After March 15, the team's performance improves. The red area shrinks until the lines cross, then the green area grows. This indicates that the team recovered and was eventually able to close work items at a steady pace.
Creating Work Items at the Beginning of Milestones
This use case assumes that your teams are following an iterative process, where the majority of work items are created at the beginning of each milestone. It assumes that iterations last for two weeks. In this case, one iteration begins on March 6, while another begins on March 20. A small number of work items were created during the milestone as well.
Fig. 4: A CVC chart illustrating good performance when work items are created at the beginning of milestones.
Fig. 4 shows a team performing well with an iterative process. The large jumps in created work items occur on March 6 and March 20, the first dates of each milestone. You can tell visually that the teams are performing well, because the red areas shrink over time to the point where the created and closed lines cross. This means that teams are completing all the work items created for the current milestone. The green area grows over time, until the beginning of a new milestone. The green area exists because, having closed all the work items for the current milestone, the teams begin to close work items that are present in the backlog.
Fig. 5: A CVC chart illustrating poor performance when work items are created at the beginning of milestones.
Fig. 5 shows a team performing poorly with an iterative process. You can tell because there is a large red area in the graph. While the red area shrinks over time, the created and closed lines never cross, indicating that at least one team is not completing all of its assigned work items within each milestone. One or more teams may be unproductive, or perhaps some are overestimating the number of work items they can close within a milestone.
Why the CVC Chart is Used to Monitor Multiple Projects
We wanted a graph on the portal dashboard that, similar to a burndown chart, could help with
- Ensuring that recently created work items get closed at a steady pace.
- Estimating the number of work items that teams can close over time.
As the previous sections demonstrated, the CVC chart does both.
We decided against using a burndown chart on the portal dashboard, as it implicitly assumes that the goal is to close all work items by a specific date. This makes sense on the project dashboard, where a manager can view different milestones and make sure that the work items in them are being closed by the milestone deadline. The portal dashboard, however, shows the progress of multiple projects, which may each have different milestones. We decided to use the CVC chart because it shows the progress that teams make on projects and the speed at which they close work items, while avoiding the need to force projects to share the same milestones.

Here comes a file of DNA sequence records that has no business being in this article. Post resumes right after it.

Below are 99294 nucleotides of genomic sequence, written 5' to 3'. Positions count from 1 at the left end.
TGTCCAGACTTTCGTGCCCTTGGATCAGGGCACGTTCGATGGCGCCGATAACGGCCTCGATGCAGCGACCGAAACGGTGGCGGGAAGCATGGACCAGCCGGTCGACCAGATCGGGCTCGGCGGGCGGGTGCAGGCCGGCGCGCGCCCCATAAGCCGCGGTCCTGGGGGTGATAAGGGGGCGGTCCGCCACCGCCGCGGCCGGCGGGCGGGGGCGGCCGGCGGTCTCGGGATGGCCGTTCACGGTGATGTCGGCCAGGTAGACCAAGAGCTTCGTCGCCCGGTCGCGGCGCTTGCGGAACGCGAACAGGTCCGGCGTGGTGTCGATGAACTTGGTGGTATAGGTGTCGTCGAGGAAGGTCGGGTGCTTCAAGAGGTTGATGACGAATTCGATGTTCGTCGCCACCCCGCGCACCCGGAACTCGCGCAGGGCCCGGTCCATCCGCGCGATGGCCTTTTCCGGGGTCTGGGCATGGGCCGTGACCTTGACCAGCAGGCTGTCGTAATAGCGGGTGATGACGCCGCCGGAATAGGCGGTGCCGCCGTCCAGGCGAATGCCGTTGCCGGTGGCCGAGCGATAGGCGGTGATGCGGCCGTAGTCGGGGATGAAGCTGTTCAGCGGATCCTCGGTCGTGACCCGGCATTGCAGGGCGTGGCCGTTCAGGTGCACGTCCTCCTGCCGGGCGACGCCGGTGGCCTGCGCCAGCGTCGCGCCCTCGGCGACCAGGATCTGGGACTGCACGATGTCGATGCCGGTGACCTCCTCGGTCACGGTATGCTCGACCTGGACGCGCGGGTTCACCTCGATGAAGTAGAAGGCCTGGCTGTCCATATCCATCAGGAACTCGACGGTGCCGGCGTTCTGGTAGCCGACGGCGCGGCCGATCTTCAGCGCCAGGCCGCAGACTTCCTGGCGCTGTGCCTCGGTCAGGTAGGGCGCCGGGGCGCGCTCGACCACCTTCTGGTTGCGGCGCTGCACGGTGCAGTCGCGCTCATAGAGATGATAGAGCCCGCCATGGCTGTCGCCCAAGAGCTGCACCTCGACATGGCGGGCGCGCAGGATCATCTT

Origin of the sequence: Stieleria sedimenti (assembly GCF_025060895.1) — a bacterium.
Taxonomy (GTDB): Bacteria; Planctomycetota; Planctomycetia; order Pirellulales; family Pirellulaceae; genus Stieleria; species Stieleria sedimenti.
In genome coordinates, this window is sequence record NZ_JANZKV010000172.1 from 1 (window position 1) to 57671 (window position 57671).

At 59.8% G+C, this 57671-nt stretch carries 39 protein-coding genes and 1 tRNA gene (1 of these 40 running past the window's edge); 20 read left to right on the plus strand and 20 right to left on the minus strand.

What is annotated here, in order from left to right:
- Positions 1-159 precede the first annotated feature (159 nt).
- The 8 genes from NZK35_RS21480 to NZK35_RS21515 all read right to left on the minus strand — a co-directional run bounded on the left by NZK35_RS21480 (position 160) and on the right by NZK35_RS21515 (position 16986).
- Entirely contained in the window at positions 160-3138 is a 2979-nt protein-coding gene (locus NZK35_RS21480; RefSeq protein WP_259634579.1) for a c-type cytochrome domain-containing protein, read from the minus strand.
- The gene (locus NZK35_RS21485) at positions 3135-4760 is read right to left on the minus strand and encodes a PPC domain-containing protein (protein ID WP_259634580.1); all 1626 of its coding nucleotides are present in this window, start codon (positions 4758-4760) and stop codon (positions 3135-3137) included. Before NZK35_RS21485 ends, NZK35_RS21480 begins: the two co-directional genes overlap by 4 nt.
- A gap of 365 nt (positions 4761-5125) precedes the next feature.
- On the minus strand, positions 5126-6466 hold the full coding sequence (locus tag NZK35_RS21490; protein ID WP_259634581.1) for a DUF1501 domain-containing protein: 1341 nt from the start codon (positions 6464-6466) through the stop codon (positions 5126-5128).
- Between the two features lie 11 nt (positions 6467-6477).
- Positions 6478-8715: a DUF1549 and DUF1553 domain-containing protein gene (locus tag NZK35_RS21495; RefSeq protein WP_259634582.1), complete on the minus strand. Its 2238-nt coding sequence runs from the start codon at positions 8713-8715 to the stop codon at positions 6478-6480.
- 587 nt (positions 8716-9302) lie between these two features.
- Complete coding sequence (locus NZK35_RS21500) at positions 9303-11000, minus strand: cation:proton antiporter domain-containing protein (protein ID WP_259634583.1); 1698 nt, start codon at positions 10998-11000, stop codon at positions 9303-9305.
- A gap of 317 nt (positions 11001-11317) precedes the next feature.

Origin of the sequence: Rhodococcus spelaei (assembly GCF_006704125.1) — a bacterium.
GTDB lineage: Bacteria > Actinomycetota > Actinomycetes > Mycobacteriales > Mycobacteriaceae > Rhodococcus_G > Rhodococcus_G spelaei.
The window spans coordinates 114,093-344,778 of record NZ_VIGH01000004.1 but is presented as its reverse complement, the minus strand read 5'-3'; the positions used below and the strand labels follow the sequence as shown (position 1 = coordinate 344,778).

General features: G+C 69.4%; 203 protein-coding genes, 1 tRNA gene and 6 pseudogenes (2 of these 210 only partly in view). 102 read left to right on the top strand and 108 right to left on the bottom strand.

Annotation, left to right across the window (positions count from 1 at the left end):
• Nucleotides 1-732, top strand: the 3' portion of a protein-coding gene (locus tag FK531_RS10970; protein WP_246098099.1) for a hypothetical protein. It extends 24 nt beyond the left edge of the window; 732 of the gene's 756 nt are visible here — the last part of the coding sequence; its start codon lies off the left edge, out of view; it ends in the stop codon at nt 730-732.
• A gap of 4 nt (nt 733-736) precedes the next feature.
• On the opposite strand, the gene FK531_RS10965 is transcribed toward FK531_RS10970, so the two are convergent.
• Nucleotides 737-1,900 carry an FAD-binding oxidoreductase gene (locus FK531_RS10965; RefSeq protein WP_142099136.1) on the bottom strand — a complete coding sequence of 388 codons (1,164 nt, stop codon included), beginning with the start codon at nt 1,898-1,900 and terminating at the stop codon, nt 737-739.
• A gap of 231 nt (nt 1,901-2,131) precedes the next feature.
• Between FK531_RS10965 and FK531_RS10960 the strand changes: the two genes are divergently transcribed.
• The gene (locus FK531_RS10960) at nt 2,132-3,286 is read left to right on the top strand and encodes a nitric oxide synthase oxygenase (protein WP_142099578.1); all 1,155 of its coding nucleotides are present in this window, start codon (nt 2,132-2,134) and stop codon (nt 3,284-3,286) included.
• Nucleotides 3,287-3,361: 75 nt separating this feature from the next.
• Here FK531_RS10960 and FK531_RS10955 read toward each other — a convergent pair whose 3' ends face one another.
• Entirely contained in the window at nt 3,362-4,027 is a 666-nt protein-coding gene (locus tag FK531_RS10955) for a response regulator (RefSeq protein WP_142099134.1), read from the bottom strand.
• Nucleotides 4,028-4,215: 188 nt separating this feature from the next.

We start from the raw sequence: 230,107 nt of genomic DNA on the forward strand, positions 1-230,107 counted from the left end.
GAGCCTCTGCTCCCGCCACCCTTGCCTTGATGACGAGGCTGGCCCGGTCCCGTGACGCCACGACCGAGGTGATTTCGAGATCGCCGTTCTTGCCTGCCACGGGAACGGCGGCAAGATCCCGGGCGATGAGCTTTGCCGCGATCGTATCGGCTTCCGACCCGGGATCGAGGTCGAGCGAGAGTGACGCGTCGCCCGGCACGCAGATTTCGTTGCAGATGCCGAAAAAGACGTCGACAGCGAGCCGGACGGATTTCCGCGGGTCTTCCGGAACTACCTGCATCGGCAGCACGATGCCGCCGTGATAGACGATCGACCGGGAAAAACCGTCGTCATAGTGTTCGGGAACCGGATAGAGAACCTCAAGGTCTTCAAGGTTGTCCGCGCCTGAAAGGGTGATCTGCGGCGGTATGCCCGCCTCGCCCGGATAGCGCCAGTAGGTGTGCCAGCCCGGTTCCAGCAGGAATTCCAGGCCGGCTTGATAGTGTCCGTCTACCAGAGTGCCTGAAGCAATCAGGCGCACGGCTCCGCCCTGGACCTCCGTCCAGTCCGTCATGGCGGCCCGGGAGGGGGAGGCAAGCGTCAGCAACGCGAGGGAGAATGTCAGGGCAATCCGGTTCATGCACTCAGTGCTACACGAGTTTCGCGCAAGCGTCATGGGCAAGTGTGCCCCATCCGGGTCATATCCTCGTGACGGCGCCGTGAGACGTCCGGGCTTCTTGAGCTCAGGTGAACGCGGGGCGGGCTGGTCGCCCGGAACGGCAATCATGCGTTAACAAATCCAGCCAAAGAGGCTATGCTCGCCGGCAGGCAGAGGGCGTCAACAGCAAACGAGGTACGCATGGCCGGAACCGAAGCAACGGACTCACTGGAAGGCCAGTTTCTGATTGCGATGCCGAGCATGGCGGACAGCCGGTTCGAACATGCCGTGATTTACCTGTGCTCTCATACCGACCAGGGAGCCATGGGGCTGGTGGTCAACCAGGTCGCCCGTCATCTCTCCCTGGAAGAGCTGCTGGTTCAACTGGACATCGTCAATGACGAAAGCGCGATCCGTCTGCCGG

The CVC chart helps you measure team performance in terms of closing recently created work items, and in terms of the speed in which items are closed. It consists of two lines: one showing the total number of work items created in a time period, and the other showing the total number of work items closed within the same time period. The gap between the two lines, and the slope of the closed line, help you measure team performance.
The gap between both lines is shaded to aid interpretation of the graph. Generally, areas shaded red should shrink over time, while areas shaded green should grow. A large red area indicates an issue, as work items are being created at a faster rate than they are being closed.
The CVC chart provides similar information to a burndown chart, without assuming that the number of work items must reach zero by a certain date. This is useful when showing aggregate information over multiple projects, that may each have unique milestones, and is why we included the CVC chart on the portal dashboard.
If you have questions about this article, or suggestions for other charts to include in Aiveo, please let us know.